Constipation is a condition of the digestive system where an individual has hard faeces that are difficult to expel. In most cases, this happens because the intestine has absorbed too much water from the food that is in the intestine. The slower the food moves through the intestinal tract, the more water gets absorbed by the intestines.
Constipation is considered more as a symptom and not a disease. It is the most common chronic gastrointestinal disorder in adults, affecting 2 – 20% of the population. It is more common in women than men, and in the elderly than children.
Being constipated means that your bowel movements are tough or happens less than normal. The normal length of time or frequency of bowel movements vary from person to person. Some have bowel movements 3 times a day and others just a few times in a week. When a person passes stool less than 3 times a week, it is defined as constipation. Chronic constipation is when a person has bowel movements less than 3 days in a month for more than 3 months.
What are the Associated Symptoms of Constipation?
- Fewer bowel movements
- Straining to move bowel
- Abdominal pain
- Hard stools
- Excessive time spent to pass stool
- Incomplete bowel evacuation (feeling as if everything is not yet out)
12 THINGS THAT CAN GIVE YOU CONSTIPATION
- Diet : Lack of fibre in diet.
- Physical inactivity : Lack of physical activity or exercise especially in older adults or those bedridden for a long time.
- Milk : Consumption of excessive milk and diary products may cause constipation.
- Age: Aging is a predisposing factor for constipation.
- Routine changes : Changes in routine may cause constipation. When a person travels, their normal routine changes and this can affect the digestive system which may lead to constipation for a few days.
- Missed toilet : Not going to toilet when needed can also lead to constipation. Ignoring the urge to go to the toilet can cause the urge to disappear and the longer the delay, the drier and harder the stool becomes.
- Not drinking enough water : Drinking water does not relieve constipation but can reduce the risk of the development of constipation. Sodas and drinks that contain caffeine as well as alcohol can cause dehydration which can worsen constipation and so should be avoided.
- Stress : Physical and mental has also been shown to predispose to constipation.
- Surgery : Post operative pain can make it difficult for those who have undergone surgery to pass stool for a few days.
- Pregnancy : Pregnancy can result in constipation due to hormonal changes and the compression of the intestines by the growing uterus.
- Medications : Over use of laxatives, narcotic opioids (like codeine and oxycodone), antidepressants, anticonvulsants, antihypertensives (calcium channel blockers), aluminium containing antacids, and diuretics all have side effects of constipation.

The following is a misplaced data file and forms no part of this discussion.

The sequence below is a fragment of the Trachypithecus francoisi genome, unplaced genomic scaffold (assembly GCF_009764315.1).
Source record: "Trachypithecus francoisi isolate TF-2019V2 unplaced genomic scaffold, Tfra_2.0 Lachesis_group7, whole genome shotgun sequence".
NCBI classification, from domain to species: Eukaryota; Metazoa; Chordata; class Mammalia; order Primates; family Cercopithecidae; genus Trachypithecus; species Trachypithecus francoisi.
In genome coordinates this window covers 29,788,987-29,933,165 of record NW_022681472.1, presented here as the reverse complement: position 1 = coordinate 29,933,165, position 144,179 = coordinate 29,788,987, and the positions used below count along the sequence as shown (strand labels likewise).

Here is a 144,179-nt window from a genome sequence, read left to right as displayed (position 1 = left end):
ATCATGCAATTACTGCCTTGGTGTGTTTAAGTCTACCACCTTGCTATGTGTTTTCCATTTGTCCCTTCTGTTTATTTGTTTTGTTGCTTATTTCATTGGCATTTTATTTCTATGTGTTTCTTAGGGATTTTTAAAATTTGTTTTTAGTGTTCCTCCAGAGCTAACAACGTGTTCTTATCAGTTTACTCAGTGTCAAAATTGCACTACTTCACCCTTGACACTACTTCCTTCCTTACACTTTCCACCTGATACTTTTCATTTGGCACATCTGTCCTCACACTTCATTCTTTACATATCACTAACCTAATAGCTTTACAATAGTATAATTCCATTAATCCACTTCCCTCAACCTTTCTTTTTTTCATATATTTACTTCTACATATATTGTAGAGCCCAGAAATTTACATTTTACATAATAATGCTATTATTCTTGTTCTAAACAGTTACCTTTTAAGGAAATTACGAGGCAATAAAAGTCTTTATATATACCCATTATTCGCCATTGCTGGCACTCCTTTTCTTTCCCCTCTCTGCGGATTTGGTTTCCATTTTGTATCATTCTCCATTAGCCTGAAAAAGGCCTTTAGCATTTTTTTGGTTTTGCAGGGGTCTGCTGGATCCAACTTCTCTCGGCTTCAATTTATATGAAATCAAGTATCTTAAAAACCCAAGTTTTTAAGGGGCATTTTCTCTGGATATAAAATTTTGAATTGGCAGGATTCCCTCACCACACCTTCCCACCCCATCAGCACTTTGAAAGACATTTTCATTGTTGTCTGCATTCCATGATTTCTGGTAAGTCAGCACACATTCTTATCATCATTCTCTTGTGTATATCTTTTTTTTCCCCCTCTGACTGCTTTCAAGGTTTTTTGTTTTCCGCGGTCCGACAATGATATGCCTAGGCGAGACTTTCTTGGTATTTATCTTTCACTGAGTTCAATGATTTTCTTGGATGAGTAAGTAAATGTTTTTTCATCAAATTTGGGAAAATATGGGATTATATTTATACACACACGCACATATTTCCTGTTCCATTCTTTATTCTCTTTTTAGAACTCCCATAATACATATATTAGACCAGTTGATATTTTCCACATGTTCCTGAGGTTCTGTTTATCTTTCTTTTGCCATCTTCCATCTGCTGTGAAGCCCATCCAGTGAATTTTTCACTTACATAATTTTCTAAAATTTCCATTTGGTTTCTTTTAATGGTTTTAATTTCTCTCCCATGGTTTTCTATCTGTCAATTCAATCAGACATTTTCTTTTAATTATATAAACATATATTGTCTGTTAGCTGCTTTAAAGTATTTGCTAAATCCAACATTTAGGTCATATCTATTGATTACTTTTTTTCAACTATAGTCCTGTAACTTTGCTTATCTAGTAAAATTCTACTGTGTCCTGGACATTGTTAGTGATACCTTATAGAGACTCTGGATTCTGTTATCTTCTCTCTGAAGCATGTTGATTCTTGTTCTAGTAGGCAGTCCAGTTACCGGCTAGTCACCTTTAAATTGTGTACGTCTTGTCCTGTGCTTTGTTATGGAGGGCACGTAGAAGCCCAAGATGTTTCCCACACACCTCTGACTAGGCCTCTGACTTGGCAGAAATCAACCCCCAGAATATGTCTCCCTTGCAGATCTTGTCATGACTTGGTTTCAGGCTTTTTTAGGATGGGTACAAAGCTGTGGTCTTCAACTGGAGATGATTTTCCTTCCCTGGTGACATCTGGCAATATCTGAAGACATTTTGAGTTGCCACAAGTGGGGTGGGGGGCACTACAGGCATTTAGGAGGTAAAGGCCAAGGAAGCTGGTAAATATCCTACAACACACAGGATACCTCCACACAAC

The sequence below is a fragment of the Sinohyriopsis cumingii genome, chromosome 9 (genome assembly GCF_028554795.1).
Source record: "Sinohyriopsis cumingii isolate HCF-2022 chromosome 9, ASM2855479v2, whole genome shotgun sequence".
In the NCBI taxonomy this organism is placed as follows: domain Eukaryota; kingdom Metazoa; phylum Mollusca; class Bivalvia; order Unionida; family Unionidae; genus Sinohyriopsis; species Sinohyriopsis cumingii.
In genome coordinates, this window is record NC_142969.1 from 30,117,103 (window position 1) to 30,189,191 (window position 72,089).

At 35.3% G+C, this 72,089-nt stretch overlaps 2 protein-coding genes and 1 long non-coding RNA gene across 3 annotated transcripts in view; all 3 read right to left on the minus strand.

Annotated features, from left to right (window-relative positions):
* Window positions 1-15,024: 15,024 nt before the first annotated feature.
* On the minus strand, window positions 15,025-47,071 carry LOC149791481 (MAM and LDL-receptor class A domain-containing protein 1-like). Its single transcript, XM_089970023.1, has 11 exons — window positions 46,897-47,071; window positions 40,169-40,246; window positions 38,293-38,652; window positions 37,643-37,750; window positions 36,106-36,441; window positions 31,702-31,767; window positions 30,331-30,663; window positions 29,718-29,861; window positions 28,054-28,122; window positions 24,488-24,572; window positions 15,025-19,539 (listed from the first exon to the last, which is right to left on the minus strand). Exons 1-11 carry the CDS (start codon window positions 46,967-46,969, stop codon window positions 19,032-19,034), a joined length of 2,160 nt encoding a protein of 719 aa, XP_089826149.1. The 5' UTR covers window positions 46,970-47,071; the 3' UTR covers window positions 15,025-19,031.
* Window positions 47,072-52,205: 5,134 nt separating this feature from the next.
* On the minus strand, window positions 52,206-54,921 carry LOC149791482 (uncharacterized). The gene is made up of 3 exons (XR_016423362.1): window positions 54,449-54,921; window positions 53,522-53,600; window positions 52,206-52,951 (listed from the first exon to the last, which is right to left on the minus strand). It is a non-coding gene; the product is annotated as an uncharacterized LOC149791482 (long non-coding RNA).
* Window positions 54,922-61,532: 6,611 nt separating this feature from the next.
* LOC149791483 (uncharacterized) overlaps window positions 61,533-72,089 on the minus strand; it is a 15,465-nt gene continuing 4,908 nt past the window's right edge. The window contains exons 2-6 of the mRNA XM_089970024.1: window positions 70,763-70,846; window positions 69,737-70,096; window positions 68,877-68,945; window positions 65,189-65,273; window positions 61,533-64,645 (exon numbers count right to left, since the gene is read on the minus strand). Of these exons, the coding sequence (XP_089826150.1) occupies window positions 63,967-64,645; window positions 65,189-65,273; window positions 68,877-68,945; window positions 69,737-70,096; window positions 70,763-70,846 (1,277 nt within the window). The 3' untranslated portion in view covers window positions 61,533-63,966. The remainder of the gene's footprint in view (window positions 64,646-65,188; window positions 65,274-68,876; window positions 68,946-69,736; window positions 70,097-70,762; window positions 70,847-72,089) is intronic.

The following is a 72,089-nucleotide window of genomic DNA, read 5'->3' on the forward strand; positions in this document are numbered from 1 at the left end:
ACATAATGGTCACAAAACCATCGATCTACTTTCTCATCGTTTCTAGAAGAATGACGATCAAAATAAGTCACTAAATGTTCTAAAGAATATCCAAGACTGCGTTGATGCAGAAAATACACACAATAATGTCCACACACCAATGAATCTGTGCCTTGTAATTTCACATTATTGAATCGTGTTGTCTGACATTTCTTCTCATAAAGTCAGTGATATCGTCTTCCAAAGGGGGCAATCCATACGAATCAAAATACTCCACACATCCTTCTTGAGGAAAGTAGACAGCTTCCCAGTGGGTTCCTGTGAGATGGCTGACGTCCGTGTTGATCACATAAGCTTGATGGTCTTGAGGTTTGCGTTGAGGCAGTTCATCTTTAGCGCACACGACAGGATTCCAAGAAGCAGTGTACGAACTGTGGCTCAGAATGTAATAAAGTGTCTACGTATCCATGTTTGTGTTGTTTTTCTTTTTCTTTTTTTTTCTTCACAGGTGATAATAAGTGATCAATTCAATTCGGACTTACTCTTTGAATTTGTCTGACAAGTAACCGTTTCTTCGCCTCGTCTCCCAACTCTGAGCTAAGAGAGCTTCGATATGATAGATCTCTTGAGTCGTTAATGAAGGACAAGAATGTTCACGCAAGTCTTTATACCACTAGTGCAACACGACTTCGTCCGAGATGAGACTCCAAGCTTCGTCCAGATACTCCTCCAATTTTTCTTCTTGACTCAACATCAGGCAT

- Medical Conditions : Neurological disorders (like Parkinson’s disease, stroke and spinal cord injury), endocrine/metabolic conditions (like uraemia, diabetes, hypercalcemia, and hypothyroidism), gastrointestinal problems (like IBS, scarring of intestine, diverticulitis, and colorectal strictures and tumours), congenital abnormalities (like Hirshsprung’s disease and imperforate anus), systemic diseases (like lupus, amyloidosis and coeliac disease) and cancer chemotherapy will present with constipation.
Constipation will may need to be evaluated and reevaluated to determine the cause.
Diagnosis is based on the description of its associated symptoms including physical examination focusing on abdominal and rectal exams.
This does not require laboratory tests unless there is a suspected underlying cause. Tests may include full blood count, thyroid function test, serum calcium, serum potassium and others.
Abdominal X-rays are generally performed only if bowel obstruction is suspected. Colonoscopy may be performed if an abnormality in the colon like tumours are suspected.
How Constipation can be Treated
Constipation usually resolves on its own without any medical intervention. If the underlying cause of the constipation is known, the treatment is focused on it.
General measures and lifestyle changes that can help relieve constipation include;
- Increased intake of fibre rich diet such as fruits, vegetables and whole grains.
- Increased water intake is helpful before the onset.
- Doing more physical activities or exercise.
- Elevate knees above the hip level when passing stools.
Medical interventions may involve :
- Fibre supplementation with both soluble fibre supplements like psyllium and insoluble fibre supplements like wheat bran.
- Use of laxatives are usually last resort. There are different classes of laxatives that may be used to treat constipation. Saline laxatives which include milk of magnesia are the first line choice. Others include stimulant laxatives, lubricant laxatives, stool softeners, prokinetics and osmotic laxatives.
- Constipation that resist the above measures may require physical intervention such as manual disimpaction (using hands to physically remove impacted stools).
- Surgical interventions are also available for refractory cases To Help relieve chronic forms such as sacral nerve stimulation and colectomy.
Complications may arise if not treated promptly and accurately including
- Haemorrhoids (Pile)
- Anal fissures
- Rectal prolapse
- Fecal impaction
When to See A Doctor?
Report to the hospital if :
- Blood is present in your stool.
- You have lost weight.
- Severe pain when moving your bowel.
- Have not been able to pass stool for more than 2 weeks.
- Lifestyle changes and general measures have been unsuccessful.
- Eat well balanced diet with plenty fibre.
- Drink one and half to two litres of water and other fluids daily.
- Avoid caffeine.
- Cut back on milk intake.
- Exercise regularly.
- Go to toilet when you feel it.